Look out belo w!

The Cliff

DISCLAIMER: Well, I've had a lot of requests to put this thing back up. I had this story on my first website from back in '97. Oh man, that website was so 1997 too, lemmie tell ya... complete with three frames and blinking text! It makes me shudder to think of it. *shudder* Ok, back on subject here. On that site, I told the story of a really harrowing accident I was involved in back in 1993. I had written the story about 4 years after the accident, and I was still in a spin from it. Now I look back and... well... I'm not quite as hyperactively optimistic as I was then, but I can't say that I've changed my outlook that much. So, without further adieu, here it is, unedited, and in all it's frighteningly beautiful youthful optimism...



My Little Accident


What you are about to read is probably the numero uno reason that I finally broke down and created my own web site. I was involved in an accident that changed my direction, my attitudes, and consequently my life and the lives of many others around me. Part of me feels rather odd (I'll not go into details as to what part...) that I am about to expose to you some things that are very close and personal to me. Yet, I have never had a problem telling anyone this story, even if I do not know the person well. What happened to me on that crazy day in Mexico started a chain of events that caused me to learn much about myself, and about what things are really important in my life. I am hoping by disclosing these events openly, you will laugh a little, be amazed somewhat, and maybe put some things into perspective in your life, as all of this has definitely done in mine. So, here it is, 5 years after the fact and I'm finally putting this down in writing...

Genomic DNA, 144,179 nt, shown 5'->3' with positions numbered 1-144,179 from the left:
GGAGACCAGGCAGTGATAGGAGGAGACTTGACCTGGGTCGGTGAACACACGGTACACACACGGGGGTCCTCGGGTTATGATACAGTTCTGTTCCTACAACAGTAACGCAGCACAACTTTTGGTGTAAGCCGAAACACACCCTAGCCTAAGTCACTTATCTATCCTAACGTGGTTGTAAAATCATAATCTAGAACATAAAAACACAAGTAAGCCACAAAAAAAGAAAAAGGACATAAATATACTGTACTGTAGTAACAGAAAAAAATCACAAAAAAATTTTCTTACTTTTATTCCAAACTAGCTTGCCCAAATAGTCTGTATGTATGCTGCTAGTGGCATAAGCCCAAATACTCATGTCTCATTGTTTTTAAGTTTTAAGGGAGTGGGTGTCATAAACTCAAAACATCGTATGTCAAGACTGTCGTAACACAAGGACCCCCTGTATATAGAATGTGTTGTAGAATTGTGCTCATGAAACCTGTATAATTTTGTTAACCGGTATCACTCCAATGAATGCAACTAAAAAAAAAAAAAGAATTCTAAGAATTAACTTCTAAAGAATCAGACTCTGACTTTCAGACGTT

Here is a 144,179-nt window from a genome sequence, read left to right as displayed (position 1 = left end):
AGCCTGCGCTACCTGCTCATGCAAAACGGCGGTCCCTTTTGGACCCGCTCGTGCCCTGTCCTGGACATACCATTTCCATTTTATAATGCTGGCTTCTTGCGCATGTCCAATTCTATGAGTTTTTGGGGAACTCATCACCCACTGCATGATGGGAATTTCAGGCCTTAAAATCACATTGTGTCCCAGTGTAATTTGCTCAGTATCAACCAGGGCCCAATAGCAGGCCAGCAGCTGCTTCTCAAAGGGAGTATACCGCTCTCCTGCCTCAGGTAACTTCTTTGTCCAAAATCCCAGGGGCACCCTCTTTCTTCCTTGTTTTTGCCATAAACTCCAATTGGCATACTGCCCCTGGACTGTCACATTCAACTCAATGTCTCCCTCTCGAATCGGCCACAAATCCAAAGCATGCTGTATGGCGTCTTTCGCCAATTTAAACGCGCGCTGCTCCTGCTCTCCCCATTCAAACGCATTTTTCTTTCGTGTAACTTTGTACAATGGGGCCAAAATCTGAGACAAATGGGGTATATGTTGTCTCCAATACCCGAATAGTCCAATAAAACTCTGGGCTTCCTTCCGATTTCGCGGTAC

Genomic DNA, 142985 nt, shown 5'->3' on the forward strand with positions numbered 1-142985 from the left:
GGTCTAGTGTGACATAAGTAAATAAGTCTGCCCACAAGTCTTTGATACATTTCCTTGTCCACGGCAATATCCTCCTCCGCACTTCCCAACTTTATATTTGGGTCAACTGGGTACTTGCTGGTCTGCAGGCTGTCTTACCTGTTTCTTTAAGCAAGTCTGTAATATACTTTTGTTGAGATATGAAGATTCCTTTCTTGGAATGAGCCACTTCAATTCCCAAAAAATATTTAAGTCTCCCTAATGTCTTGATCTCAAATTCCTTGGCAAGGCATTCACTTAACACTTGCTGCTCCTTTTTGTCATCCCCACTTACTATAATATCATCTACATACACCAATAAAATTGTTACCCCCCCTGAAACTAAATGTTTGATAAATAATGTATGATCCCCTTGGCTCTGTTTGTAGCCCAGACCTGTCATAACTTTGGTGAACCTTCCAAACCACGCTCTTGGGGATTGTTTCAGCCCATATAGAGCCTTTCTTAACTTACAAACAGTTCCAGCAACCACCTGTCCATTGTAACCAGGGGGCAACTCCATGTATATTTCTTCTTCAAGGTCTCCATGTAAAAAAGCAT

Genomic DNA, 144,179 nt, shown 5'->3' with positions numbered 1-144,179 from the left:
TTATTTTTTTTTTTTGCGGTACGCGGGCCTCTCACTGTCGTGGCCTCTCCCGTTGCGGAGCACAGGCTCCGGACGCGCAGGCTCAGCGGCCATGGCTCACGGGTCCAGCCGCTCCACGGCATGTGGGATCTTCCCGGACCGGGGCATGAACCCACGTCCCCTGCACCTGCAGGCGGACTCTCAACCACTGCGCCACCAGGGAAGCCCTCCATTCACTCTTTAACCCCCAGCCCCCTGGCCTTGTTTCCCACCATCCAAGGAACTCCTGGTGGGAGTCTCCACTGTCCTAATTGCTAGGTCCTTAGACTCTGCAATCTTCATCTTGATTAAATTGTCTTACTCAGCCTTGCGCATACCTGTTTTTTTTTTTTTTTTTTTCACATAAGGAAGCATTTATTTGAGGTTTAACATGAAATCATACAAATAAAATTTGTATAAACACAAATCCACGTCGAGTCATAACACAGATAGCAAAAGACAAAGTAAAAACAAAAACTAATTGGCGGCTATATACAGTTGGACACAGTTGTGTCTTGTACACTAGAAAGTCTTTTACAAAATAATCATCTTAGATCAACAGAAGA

The day was January 23, 1993.

The Crown Odyssey